The researchers were not able to assess community-level factors, such as social isolation and socioeconomic status, that might affect mental health at a county level.
“It would be interesting for future studies to shed light on how community-level factors mediate the effects of climate change on individual mental health and design policies accordingly,” the investigators write.
Li suggested that future research might use temperature data for years since 2010 to study how mental health might correlate with local temperatures.
“The later years actually have higher temperatures compared to previous years,” Li said. “It would be really interesting to perform this kind of study using more recent data…to see whether the relationship gets more intense.”
Commenting on the findings for Medscape Medical News, Elizabeth Haase, MD, a general psychiatrist for the Carson Tahoe Regional Medical Center in Carson City, Nevada, said the research was strong in its use of CDC-supported data and that its findings were consistent with other research on heat and stress.
“They found that in sustained hot weather, heat-related stress goes up, and that is consistent with what we know,” said Haase, who was not involved in the research.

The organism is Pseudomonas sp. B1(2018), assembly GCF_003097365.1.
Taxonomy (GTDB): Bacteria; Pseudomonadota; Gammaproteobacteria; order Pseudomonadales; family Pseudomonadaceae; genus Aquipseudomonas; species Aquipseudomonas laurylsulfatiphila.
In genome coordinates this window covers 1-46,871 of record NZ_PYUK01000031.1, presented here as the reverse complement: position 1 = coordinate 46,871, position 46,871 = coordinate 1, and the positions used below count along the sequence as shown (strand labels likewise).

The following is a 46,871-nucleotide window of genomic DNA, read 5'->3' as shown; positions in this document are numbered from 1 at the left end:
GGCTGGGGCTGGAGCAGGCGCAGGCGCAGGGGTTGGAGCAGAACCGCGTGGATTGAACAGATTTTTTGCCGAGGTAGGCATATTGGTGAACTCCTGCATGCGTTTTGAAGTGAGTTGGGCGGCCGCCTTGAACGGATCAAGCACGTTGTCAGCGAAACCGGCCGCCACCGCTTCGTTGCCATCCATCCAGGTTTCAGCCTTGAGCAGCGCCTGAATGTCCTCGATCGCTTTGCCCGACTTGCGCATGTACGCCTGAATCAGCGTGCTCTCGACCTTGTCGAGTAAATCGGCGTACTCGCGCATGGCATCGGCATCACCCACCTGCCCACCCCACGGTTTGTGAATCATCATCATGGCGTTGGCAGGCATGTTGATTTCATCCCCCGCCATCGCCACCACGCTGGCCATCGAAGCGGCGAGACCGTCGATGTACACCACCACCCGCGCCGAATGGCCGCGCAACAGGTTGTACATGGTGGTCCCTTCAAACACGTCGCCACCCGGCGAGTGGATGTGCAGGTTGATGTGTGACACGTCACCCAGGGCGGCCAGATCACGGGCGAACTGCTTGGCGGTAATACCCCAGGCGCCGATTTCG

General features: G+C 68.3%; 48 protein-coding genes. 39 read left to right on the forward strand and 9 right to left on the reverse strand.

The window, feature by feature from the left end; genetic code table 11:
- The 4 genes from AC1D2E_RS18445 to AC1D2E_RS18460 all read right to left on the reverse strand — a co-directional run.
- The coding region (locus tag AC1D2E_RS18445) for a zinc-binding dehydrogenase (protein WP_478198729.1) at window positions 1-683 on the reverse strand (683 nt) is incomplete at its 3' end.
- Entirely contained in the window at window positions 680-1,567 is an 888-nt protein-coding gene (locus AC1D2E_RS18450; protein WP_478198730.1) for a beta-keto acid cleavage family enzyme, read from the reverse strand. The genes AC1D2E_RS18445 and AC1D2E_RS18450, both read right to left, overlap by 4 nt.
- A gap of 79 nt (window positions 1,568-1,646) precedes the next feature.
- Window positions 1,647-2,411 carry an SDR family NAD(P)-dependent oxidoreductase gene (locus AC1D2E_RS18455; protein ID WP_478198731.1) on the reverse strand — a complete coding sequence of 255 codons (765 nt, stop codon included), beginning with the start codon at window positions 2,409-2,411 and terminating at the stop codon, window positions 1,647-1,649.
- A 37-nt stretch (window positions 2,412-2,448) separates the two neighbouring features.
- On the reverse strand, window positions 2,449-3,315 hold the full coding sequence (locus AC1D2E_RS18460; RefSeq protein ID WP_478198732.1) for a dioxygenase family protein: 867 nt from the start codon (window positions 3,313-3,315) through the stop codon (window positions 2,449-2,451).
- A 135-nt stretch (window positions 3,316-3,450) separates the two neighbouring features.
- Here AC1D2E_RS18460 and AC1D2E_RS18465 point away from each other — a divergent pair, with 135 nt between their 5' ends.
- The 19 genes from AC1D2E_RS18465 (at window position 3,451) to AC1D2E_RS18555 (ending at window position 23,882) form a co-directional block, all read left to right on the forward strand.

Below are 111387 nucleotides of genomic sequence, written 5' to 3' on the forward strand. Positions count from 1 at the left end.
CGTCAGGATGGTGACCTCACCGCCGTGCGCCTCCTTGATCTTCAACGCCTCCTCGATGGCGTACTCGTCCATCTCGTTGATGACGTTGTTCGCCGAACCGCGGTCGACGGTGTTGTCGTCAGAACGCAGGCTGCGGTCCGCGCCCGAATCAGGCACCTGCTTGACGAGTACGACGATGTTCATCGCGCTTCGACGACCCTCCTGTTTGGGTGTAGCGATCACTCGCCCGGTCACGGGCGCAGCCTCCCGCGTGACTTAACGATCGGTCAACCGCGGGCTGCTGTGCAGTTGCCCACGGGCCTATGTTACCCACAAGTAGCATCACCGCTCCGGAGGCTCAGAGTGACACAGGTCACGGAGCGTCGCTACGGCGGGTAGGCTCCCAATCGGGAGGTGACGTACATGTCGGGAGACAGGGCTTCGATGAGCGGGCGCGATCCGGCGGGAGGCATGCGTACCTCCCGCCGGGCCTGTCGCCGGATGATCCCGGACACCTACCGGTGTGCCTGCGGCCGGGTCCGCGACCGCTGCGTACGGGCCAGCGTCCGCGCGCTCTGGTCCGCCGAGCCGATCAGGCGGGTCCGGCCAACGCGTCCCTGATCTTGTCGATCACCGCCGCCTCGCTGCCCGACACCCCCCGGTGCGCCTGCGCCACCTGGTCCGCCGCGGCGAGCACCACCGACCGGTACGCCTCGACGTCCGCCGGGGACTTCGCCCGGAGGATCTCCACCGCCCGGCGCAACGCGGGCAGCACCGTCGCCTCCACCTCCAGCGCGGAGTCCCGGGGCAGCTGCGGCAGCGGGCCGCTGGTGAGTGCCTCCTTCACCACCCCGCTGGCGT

Haase is also an associate professor of psychiatry at the University of Nevada-Reno and is on the steering committee of the Climate Psychiatry Alliance, a group that works to raise awareness of how climate change can affect mental health.
She noted that one of the study’s limitations was that it only used data up to 2010. In addition, she said, it included a wide range of mental problems within its umbrella definition of self-reported mental health problems, which “doesn’t help us divide out the kinds of mental health stress people may feel,” she said.
The study is a good example of the type of research that needs to be conducted to better understand the impact of climate change, Haase noted.
The study authors have reported no relevant financial relationships.
PLoS One. March 25, 2020. Full text